The Olympics is over and the parades have started, India welcomed back their Olympic heroes with huge love and affection. Even among the other athletes who did not reach the podiums could not be faulted for their efforts, anyone who had seen the games can only feel proud of their hard work and effort. Then we have the medal winner Sakshi Malik and PV Sindhu and also with a special mention to Dipa Karmakar who won more than many hearts for her spirited performance that fetched her 4th place.
Among the others who came close to a podium finish includes
1. Mixed Doubles: Sania Mirza and Rohan Bopanna lost the bronze medal playoffs to Radek Stepanek and Lucie Hradecka of Czech Republic.
2. Abhinav Bindra finished 4th in the finals in the 10m Air rifle.
3. Lalita Babar finished 10th in final in the Women’s 3000m steeplechase.
4. Indian Women Archery team lost in the quarterfinals.
5. Sathish Sivalingam finished 11th in men’s 77kg in men’s weightlifting.
A Sneak peak into the medals table
India with one silver and one bronze ranked 67th in the medal table. To put things in perspective, let us look at some countries which finished ahead of India.
China has one thing which can be compared to India i.e., population. It finished fourth in the table and it was reported that Chinese performance at the Rio Olympics was considered as a flop show by the Chinese media.
Brazil with all the challenges with respect to economy and poverty finished 13th.
Kenya with a low Life expectancy at birth (45.2 in 2002) and with an HDI rank of 148 finished 15th in the medals tally.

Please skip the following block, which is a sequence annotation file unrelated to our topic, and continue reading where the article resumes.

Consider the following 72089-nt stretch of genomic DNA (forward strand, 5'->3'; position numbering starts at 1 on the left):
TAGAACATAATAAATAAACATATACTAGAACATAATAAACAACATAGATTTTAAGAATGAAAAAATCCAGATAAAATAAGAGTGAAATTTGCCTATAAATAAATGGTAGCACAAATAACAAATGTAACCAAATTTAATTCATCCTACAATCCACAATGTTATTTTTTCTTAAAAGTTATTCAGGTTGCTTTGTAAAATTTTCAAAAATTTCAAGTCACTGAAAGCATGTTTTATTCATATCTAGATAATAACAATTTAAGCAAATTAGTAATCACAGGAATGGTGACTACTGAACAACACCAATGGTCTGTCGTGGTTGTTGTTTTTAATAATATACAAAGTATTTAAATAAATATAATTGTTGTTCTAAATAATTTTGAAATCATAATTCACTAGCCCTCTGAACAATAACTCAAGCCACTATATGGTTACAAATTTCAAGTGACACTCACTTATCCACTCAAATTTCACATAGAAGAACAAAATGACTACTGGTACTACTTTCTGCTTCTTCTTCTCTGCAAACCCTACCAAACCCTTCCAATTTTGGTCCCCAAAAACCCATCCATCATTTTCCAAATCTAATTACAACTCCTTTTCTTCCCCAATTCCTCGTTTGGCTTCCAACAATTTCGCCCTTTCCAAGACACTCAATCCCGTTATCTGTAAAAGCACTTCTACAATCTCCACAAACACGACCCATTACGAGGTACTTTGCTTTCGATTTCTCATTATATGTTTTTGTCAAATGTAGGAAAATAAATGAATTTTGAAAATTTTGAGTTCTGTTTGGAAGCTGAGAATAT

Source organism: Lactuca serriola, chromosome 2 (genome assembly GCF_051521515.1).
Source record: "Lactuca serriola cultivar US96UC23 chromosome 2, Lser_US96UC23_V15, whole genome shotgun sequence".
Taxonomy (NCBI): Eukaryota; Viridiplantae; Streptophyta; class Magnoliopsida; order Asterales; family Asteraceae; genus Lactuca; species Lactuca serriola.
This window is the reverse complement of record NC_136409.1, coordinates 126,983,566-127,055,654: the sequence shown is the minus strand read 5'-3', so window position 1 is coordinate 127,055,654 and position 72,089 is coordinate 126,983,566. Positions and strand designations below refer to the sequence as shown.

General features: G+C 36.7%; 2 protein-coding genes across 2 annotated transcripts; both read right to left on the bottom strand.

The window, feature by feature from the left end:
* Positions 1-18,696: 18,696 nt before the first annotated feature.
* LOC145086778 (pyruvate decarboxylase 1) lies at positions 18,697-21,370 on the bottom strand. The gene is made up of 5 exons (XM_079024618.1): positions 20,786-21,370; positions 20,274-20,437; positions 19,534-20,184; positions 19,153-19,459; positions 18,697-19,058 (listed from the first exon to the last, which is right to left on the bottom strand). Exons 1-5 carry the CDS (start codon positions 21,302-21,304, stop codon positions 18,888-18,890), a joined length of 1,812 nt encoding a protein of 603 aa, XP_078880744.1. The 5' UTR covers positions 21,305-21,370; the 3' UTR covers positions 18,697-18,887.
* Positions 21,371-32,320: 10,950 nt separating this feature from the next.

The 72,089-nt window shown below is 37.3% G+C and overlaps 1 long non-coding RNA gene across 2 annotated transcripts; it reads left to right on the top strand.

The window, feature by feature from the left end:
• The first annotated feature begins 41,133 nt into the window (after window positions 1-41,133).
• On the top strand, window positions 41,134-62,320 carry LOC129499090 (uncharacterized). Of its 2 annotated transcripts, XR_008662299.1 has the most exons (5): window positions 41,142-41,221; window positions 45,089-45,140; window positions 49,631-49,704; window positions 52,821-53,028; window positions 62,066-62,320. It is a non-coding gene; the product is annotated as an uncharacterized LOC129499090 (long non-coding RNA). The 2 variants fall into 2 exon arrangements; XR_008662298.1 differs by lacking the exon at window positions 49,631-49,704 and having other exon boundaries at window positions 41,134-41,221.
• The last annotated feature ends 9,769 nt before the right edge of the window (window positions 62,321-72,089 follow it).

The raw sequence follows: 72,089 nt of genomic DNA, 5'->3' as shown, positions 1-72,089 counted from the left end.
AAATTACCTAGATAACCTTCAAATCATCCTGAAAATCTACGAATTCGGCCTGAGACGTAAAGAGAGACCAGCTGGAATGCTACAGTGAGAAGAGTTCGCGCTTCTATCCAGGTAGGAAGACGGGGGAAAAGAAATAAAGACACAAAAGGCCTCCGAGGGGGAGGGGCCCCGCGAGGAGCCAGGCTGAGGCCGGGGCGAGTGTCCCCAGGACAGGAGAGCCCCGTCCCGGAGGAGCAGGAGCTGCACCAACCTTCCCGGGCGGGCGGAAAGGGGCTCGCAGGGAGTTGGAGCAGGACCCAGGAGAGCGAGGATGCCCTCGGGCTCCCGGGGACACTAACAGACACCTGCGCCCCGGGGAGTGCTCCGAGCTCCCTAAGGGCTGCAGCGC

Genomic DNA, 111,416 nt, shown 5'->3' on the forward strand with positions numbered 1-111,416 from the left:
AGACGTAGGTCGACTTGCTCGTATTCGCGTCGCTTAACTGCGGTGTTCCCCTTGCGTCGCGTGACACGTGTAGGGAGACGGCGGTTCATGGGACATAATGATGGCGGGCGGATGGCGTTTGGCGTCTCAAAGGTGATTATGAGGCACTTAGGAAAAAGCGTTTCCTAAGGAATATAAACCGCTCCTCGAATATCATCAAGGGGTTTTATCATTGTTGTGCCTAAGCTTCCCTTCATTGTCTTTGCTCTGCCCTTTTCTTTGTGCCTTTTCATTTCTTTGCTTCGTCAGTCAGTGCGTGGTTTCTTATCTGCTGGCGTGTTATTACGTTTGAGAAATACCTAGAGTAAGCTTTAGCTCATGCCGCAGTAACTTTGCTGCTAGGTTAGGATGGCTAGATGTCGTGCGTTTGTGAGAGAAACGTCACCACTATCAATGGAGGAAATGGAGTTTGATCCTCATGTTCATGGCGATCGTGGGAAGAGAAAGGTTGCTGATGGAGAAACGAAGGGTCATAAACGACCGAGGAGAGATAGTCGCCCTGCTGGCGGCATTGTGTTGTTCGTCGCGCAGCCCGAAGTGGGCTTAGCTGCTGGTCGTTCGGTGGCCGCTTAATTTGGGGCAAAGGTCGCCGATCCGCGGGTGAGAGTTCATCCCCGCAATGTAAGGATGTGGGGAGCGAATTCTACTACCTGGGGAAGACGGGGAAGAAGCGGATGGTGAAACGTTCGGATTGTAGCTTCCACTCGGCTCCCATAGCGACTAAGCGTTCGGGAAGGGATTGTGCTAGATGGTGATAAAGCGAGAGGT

Countries like Venezuela (whose economy is spiralling out of control with high inflation), island nations (Singapore, Fiji, Bahamas, Bahrain, Cuba), war-torn nations (Kosovo), sanctioned countries (Iran ranked 25, North Korea ranked 34), poor African nations ( Ethiopia) and a host of other small countries finished above India. Some questions do arise based on the above numbers.
Do these countries take sports more seriously?
Do these countries have a better talent pool than India?
Should we take Olympics seriously and chart out a plan to win more medals in the coming Olympics?
Can large investments in sports be accommodated within our budget?
Or can the government support private initiatives like that of Gopichand to bring out talents in sports?
This and more questions should be raised by concerned citizens and stakeholders and create a vision for future of sports in India. India as a nation has its reasons to celebrate and its reasons to introspect. While the citizens of the country are very passionate to know about what as a country we have achieved in the global stage, there is lack of will at a policy level on the future course of sports in India. There are barely any sponsors and viewers for many of the games in India. The amount of money doled out by various governments for winners of games in short notice is pretty amazing given the miserly investments the governments allocate towards sports and what more the most followed game in India does not even feature in the Olympics i.e., Cricket. Both governments and citizens have to encourage other games to flourish economically for more talents to take the leap towards sports. It is what we cheer for and what we invest on that will define the future of sports in India. The onus in on all of us.